Teen raped and set on fire in India

A second teenage girl is reported to have been raped and set on fire in the eastern Indian state of Jharkhand, just days after a 16-year-old was similarly attacked in the same state.

It is the latest in a series of brutal crimes against women across India in recent months that have sparked outrage and large protests nationwide.

In response to earlier incidents, thousands of people took to the streets across the country in late April to protest against sexual violence, some of the largest demonstrations since the highly publicized rape and murder of a female collage student in Delhi in 2012.

The latest victim, a 17-year-old girl, was in the hospital Monday afternoon after suffering burns to 70% of her body, according to Shailendra Prasad Barnwal, superintendent of police in Jharkhand’s Pakur district.

The news came on the same day the country’s Supreme Court moved a trial over the kidnapping, gang rape and murder of an 8-year-old girl in India’s north.

A suspect (C) being held by Indian police in the case of a 17-year-old girl who was raped and set on fire.

The 17-year-old in the latest attack was in the house of a relative when the accused, whom she knew previously, entered and allegedly sexually assaulted her before setting her on fire and fleeing the scene.

Neighbors heard the girl crying for help and rescued her, taking her to the hospital, Barnwal said.

“She is being treated and her condition is normal as of now. Every organ is functioning normally. She is talking and responding to our questions,” he said.

A local man was arrested in connection with the attack, according to police. Nobody has been charged as yet, however, and investigations are continuing.

Woman attacked for reporting rape

The first reported attack in Jharkhand took place on Friday, when a 16-year-old girl died after she was burned to death for going to authorities to report being gang-raped, investigators said.

Authorities believe the teenager was kidnapped from her rural home Thursday night, while her family was at a wedding, and raped in a nearby forest.

The village council ordered the accused men to do 100 situps and imposed a fine of 50,000 rupees ($750). Offended by the penalty imposed on them, the men burned the victim’s house down with her inside, authorities said.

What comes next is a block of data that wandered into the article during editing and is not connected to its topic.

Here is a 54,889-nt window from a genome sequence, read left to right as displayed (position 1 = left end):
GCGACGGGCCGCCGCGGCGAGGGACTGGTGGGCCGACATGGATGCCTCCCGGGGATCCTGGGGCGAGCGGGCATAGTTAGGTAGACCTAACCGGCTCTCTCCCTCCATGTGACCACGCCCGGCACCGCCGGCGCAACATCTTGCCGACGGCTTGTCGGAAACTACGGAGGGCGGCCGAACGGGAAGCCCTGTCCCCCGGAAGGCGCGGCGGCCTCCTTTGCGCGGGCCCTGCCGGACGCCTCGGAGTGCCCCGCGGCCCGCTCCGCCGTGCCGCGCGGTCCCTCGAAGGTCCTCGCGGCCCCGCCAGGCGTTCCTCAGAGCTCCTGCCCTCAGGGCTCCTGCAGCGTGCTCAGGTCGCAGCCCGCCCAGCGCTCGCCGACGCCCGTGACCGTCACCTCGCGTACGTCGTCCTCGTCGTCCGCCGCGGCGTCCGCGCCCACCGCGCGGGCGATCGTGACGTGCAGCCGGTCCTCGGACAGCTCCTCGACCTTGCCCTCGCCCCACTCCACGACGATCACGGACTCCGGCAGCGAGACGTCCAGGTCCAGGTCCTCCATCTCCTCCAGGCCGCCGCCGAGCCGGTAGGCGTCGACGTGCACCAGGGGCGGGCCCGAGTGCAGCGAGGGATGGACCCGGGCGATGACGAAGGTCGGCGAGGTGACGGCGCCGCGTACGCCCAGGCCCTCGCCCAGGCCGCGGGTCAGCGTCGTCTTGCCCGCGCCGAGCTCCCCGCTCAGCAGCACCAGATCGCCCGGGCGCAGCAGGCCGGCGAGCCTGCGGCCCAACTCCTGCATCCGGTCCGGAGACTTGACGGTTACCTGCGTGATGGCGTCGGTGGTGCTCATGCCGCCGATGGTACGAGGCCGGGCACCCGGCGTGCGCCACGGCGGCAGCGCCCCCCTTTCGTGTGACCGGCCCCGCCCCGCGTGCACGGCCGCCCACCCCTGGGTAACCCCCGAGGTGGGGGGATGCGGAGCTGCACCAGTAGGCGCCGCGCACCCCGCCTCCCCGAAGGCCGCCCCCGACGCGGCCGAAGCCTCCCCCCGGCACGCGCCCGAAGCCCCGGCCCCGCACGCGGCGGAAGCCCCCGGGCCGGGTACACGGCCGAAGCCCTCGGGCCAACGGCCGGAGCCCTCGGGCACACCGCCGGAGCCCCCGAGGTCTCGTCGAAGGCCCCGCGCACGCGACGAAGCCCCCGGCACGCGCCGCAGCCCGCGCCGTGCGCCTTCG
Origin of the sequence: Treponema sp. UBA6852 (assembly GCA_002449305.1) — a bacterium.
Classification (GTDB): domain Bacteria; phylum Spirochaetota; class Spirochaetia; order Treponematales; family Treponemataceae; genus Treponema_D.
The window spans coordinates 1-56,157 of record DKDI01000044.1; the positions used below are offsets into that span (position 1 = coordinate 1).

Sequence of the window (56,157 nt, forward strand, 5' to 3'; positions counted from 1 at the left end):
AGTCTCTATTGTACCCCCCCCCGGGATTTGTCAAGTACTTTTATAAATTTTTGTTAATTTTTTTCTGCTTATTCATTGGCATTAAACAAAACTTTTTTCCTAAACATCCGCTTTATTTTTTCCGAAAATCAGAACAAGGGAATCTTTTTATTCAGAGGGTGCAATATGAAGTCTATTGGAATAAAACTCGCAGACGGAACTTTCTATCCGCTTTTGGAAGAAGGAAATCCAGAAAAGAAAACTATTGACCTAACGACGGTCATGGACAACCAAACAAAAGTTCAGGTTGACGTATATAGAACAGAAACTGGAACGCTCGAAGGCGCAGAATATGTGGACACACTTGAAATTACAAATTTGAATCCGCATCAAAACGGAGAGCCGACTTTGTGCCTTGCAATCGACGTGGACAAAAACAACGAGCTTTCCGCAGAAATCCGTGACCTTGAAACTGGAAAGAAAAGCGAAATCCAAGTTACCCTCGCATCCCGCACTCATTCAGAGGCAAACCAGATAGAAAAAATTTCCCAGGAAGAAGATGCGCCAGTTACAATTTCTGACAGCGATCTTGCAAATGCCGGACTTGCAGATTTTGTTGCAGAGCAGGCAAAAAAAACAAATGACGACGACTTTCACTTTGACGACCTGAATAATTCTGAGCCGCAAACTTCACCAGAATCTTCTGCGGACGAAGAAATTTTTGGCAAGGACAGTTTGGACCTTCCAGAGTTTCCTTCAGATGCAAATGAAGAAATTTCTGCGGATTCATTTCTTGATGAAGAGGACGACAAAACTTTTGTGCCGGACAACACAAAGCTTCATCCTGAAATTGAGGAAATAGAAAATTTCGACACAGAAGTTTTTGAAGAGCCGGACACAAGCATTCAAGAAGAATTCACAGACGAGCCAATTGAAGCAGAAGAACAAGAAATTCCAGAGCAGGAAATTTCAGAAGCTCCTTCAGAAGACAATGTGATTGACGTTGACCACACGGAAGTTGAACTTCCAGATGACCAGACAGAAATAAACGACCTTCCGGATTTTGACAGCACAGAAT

Police in Jharkhand quickly detained 15 people in relation to the crime, including the village chief. While the second attack also occurred in Jharkhand, Barnwal said there is no connection between the two brutal crimes, which took place on opposite sides of the state.

Around 100 sexual assaults are reported to police in India every day, according to the National Crime Records Bureau. There were nearly 39,000 alleged attacks in 2016, an increase of 12% on the previous year.

Last month, India’s Cabinet passed an executive order to make the rape of a girl younger than 12 punishable by death The change in the law will become permanent once it gains approval by India’s Parliament, which is currently in recess.

Rape trial moved over concerns

The two reported cases in Jharkhand came as it was announced that the trial in the separate rape and murder of an 8-year-old girl in the northern Indian state of Jammu and Kashmir will now be held in the neighboring state of Punjab, said Sunil Fernandes, a lawyer for the girl’s father.

The killing in January contributed to a growing public outrage in India over the treatment of women and children, in particular because of the brutal events surrounding the young girl’s death.

A member of a Muslim nomadic community, she was abducted while grazing her horses and held captive for five days in a Hindu temple, where she was repeatedly sexually assaulted before being murdered.

The crime reignited India’s deep-seated divisions over religion. Three months after her death, a group of local politicians, Hindu nationalists and legal professionals launched a campaign in support of the eight accused, who are all Hindu.

The coalition in favor of the accused said local police, some of whom are Muslim, could not be impartial.

Concerned over the impartiality and volatility of their home state, the girl’s family asked India’s Supreme Court to move the location of the trial, a petition that has been granted, according to the family’s lawyer.

“It’s a victory for us. That’s what we have prayed for and the prayer has been granted,” said Fernandes.